At its most beautiful, Huangshan (Yellow Mountain, in Anhui province) is like a place you could imagine, but not a place you’d ever think could actually exist.
It draws on so many associations, from every Chinese classical landscape painting you’ve ever seen – especially the vertical kind – to films about lost worlds, prehistoric islands, elvish paradises. The chasms are too deep; the crags too slender, sheer, high; the pines sprouting from rocky pinnacles are just too elegant.
And although it is horribly touristy, in some places – the Western Canyon, the Heavenly City peak – Chinese culture and commerce combined have wrought a near-perfect harmony of art and nature. When you look out across a huge vista, and right down at the bottom of the canyon is a hump-backed bridge, and far over the other side a vertical stone staircase winds between slabs and slivers of rock, and a tiny pavilion clings like a figment of an artist’s imagination to a remote high peak…
I started to love paintings like this in my teens. I wanted to be climbing those staircases. Chinese landscape paintings, I’ve since read, contain not three but four dimensions; they include time. There is always a journey to be made, up this path here, where the peasant is climbing with his yoke and swinging baskets, round this peak to the waterfall where a poet has just said goodbye to his friend and is composing a verse about it, under the pine branches to the pavilion from which two birds, symbolising something or other, have just flown, along to the final staircase, the one that leads up and up and up into the mist, the clouds, that for all we know has no end.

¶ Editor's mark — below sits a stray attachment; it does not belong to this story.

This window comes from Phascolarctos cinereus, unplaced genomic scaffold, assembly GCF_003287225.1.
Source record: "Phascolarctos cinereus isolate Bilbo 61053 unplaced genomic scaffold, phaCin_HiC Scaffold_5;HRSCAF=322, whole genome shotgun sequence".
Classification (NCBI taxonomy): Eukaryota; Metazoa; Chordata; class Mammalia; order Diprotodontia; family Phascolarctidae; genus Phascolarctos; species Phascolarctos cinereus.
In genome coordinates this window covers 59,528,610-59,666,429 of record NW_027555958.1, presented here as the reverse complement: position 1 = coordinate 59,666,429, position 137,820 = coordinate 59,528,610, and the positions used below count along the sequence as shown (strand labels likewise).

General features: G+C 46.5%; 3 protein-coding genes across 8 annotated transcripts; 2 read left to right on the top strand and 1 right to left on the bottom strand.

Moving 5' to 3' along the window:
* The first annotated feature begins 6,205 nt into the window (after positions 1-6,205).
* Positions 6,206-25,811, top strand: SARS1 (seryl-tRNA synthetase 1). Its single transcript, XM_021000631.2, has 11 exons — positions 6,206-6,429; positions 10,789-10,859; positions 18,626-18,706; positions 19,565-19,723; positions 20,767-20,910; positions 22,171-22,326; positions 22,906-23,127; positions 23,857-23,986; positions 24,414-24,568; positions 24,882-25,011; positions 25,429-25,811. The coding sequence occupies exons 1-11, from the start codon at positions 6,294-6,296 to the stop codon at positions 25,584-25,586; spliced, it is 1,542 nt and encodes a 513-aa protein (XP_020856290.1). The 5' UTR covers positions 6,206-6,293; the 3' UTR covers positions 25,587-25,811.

It’s a spiritual journey I guess, an artistic journey, a cultural and social one. I never thought it was one I would actually, physically make.
It was enchanting, but not in the way journeys in other high mountains have been enchanting. Huangshan doesn’t give any real sense of wild, living nature. It isn’t only because of all the other people you have to share it with. All the gardens in Suzhou have rockeries that are little representations of Huangshan. Huangshan itself is too perfectly what it should be. It hasn’t been idealised, it is the ideal of a thousand landscape gardeners and painters.
And strangely, entering into this living painting seems to forfeit the sense of time those artists captured with brush and paper. Huangshan doesn’t feel artificial exactly, and it is breathtakingly beautiful, but it feels fixed; unchangeable as ink.